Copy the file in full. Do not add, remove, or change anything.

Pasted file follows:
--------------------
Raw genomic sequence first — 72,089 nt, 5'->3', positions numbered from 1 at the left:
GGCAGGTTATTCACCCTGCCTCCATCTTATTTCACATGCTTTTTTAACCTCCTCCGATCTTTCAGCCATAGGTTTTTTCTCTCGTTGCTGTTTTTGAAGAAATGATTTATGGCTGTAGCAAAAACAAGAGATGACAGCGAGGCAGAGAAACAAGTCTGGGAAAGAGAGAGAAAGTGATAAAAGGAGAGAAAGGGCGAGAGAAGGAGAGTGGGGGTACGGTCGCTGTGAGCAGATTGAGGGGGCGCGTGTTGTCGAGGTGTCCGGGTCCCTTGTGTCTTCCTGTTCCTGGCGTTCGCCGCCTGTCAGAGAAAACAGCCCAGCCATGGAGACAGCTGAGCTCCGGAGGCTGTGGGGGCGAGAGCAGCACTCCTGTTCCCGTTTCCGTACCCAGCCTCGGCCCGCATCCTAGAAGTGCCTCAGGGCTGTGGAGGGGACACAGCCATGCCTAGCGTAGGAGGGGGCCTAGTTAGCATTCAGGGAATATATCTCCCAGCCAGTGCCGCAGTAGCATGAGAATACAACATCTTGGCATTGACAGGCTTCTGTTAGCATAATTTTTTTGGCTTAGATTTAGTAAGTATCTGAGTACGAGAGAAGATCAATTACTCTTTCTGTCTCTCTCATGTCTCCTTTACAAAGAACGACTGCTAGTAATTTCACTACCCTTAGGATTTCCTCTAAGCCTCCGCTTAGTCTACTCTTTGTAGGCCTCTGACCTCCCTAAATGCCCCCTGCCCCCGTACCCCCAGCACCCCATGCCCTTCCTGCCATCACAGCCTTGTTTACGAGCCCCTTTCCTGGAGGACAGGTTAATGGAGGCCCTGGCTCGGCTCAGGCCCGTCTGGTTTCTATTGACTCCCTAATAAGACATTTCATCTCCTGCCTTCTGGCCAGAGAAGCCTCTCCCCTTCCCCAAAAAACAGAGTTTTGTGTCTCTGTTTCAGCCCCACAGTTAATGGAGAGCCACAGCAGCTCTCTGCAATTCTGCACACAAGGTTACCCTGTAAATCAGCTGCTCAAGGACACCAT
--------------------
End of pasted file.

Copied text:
Raw genomic sequence first — 72,089 nt, 5'->3', positions numbered from 1 at the left:
GGCAGGTTATTCACCCTGCCTCCATCTTATTTCACATGCTTTTTTAACCTCCTCCGATCTTTCAGCCATAGGTTTTTTCTCTCGTTGCTGTTTTTGAAGAAATGATTTATGGCTGTAGCAAAAACAAGAGATGACAGCGAGGCAGAGAAACAAGTCTGGGAAAGAGAGAGAAAGTGATAAAAGGAGAGAAAGGGCGAGAGAAGGAGAGTGGGGGTACGGTCGCTGTGAGCAGATTGAGGGGGCGCGTGTTGTCGAGGTGTCCGGGTCCCTTGTGTCTTCCTGTTCCTGGCGTTCGCCGCCTGTCAGAGAAAACAGCCCAGCCATGGAGACAGCTGAGCTCCGGAGGCTGTGGGGGCGAGAGCAGCACTCCTGTTCCCGTTTCCGTACCCAGCCTCGGCCCGCATCCTAGAAGTGCCTCAGGGCTGTGGAGGGGACACAGCCATGCCTAGCGTAGGAGGGGGCCTAGTTAGCATTCAGGGAATATATCTCCCAGCCAGTGCCGCAGTAGCATGAGAATACAACATCTTGGCATTGACAGGCTTCTGTTAGCATAATTTTTTTGGCTTAGATTTAGTAAGTATCTGAGTACGAGAGAAGATCAATTACTCTTTCTGTCTCTCTCATGTCTCCTTTACAAAGAACGACTGCTAGTAATTTCACTACCCTTAGGATTTCCTCTAAGCCTCCGCTTAGTCTACTCTTTGTAGGCCTCTGACCTCCCTAAATGCCCCCTGCCCCCGTACCCCCAGCACCCCATGCCCTTCCTGCCATCACAGCCTTGTTTACGAGCCCCTTTCCTGGAGGACAGGTTAATGGAGGCCCTGGCTCGGCTCAGGCCCGTCTGGTTTCTATTGACTCCCTAATAAGACATTTCATCTCCTGCCTTCTGGCCAGAGAAGCCTCTCCCCTTCCCCAAAAAACAGAGTTTTGTGTCTCTGTTTCAGCCCCACAGTTAATGGAGAGCCACAGCAGCTCTCTGCAATTCTGCACACAAGGTTACCCTGTAAATCAGCTGCTCAAGGACACCAT